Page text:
TL;DR – Why is the everyday Singaporean like that leh?
From our accent to some aspects of our uniquely Singaporean culture, Singaporeans are a quirky lot. And I say this with much affection! After all, every country’s people have their unique ways of living, and Singapore is no different. Though, there are many things that Singaporeans do that foreigners often find unusual, even confounding. “Cute,” they say. Here are just a few that come up all the time!
1. Serving coffee and tea in lil transparent bags
Coffee and tea, or kopi and teh, are ubiquitous in Singapore. Be it breakfast, lunch or dinner, Singaporeans love to accompany their meals with their own preferred concoction of kopi or teh (and there are dozens of variations).
This itself is nothing special, since many countries around the world have coffee and tea as part of their regular diet. What makes us unique, however, is the way in which they are sold as takeaways.
Many foreigners might be taken aback when the stall owner hands them — not a cup — a bag of kopi or teh with a straw. It might not make sense at first, but we do it for two reasons: one, we are on the move all the time, so we have no time to sit down for a drink; two, you can only hold on to a piping hot cup of coffee or tea before the heat burns through your epidermis.
The string, on the other hand, is the perfect insulator. Plus, you can hang the bag on your fingers and still have your hands free to type furiously on your phone. 🤪
2. Oddly prejudiced against lower prices and yet are drawn to higher-priced items items
$$$. “This increase, that increase.” Savvy as Singaporeans are, we know a good bargain when we see one.
But jokes aside, you would think that the way we complain about rising costs of living, we would be drawn to the lowest-priced items in the stores. Oddly, it appears that sometimes many of us are oddly prejudiced against lower-priced house brands for example…
I, for one, used to to think that housebrand items are of a lower quality. But not really it seems. Take for example FairPrice housebrand products. They are priced about 10 to 15 percent lower than average against comparable products from private labels!
PSA: You can get a 5% discount for 100 daily staples every Friday at all FairPrice supermarkets and hypermarkets from now till the end of the year. This is part of FairPrice Group’s Stretch Your Dollar programme to help consumers cope with the rising cost of living.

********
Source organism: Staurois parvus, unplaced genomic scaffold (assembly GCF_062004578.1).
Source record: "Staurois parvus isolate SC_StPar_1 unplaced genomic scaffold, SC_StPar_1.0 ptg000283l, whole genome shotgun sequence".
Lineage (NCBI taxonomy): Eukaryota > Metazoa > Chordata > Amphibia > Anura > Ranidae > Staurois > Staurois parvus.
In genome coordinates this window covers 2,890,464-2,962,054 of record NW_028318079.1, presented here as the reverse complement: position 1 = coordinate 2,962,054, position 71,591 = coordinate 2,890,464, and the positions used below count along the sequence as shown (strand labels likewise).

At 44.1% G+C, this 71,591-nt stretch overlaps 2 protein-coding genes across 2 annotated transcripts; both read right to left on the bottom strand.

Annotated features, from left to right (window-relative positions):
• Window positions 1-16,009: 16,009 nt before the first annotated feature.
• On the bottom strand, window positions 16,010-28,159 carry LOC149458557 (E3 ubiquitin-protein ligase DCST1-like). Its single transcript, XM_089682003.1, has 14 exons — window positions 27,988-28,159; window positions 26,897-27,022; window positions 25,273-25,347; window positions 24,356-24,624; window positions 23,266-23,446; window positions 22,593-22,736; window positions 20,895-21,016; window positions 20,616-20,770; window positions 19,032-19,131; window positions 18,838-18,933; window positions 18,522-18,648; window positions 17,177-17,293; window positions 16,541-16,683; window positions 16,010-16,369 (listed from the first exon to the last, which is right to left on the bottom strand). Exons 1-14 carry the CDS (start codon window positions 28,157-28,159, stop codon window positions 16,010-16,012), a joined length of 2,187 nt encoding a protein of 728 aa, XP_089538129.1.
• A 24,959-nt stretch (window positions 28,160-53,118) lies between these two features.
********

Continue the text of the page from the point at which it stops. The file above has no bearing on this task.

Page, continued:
3. Most Singaporeans live with our parents until we are married
In Western countries, it is relatively common for people to move out of their parent’s home once they turn 18 years old, either to go to university or to go to work.
Here in Singapore, however, we live with our parents for a long time — very long time, by Western standards. In fact, most of us move out only after we get married.
Here’s the thing: Singaporeans are ridiculously pragmatic folks. If there isn’t a need to do something, we don’t do it — and the same applies for moving out. Due to the size of the island, our schools and workplaces are never more than an hour (or, at best, 1.5 hours) away by public transport.
This means that moving out of the house just to work or go to school somewhere just doesn’t make any sense. Plus, due to the cost of homeownership, staying with our parents is just the better, wiser financial decision — at least until you can purchase a place with your spouse-to-be.
4. The everyday Singaporean uses random items to reserve seats
Singaporeans leave random items on a table to reserve them — and anything works too, from name cards and lanyards to library cards and tissue packs. The oddity of seeing an empty table populated with random items aside, safety, too, is a concern. After all, what if someone decides to steal that nifty, spring-loaded umbrella?
Using random items to reserve — or ‘chope’ — seats is really a habit borne out of Singapore’s hawker culture. Nothing terrifies the everyday Singaporean more than to have a tray of steaming hot food at the hawker and not having a table to return to. Just the idea of the bowl of bak chor mee slowly losing its heat is enough to induce dread.
Of course, it is possible to take turns at the table, but why make a person wait? This is Singapore. No one comes between us and food.
5. Everybody is a ‘boss’, a relative or a really attractive person
This generally happens when you are interacting with older Singaporeans.
For example, when you are ordering food at a hawker centre, the stall owner is likely going to refer to you as ‘boss’. Some would even go as far as calling you ‘shuai ge‘ or ‘mei nu‘ (‘handsome man’ or ‘beautiful girl’), depending on your gender.
Do you need to be the owner of your own business? No. Do you also need to be handsome or beautiful to receive this unsolicited yet highly appreciated compliment? Also no. In truth, it’s the way older Singaporeans use to form closer ties with total strangers, the way the British or Australians use the word ‘mate’ — it’s the same thing.
Also, in reply, if this person happens to be a lot older than you, you can call him or her ‘uncle’ or ‘auntie’ — and yes, you don’t have to be related in any way. ‘Uncle’ and ‘Auntie’ are terms of endearment the everyday Singaporean uses for people older than us.
Going beyond the exchange of quirky antics
Jokes aside, a healthy exchange of knowledge — even quirky little everyday behaviours of the everyday Singaporean— is what makes globalisation such a wonderful thing.
I’m proud to be a Singaporean, quirks, accent and all. How about you?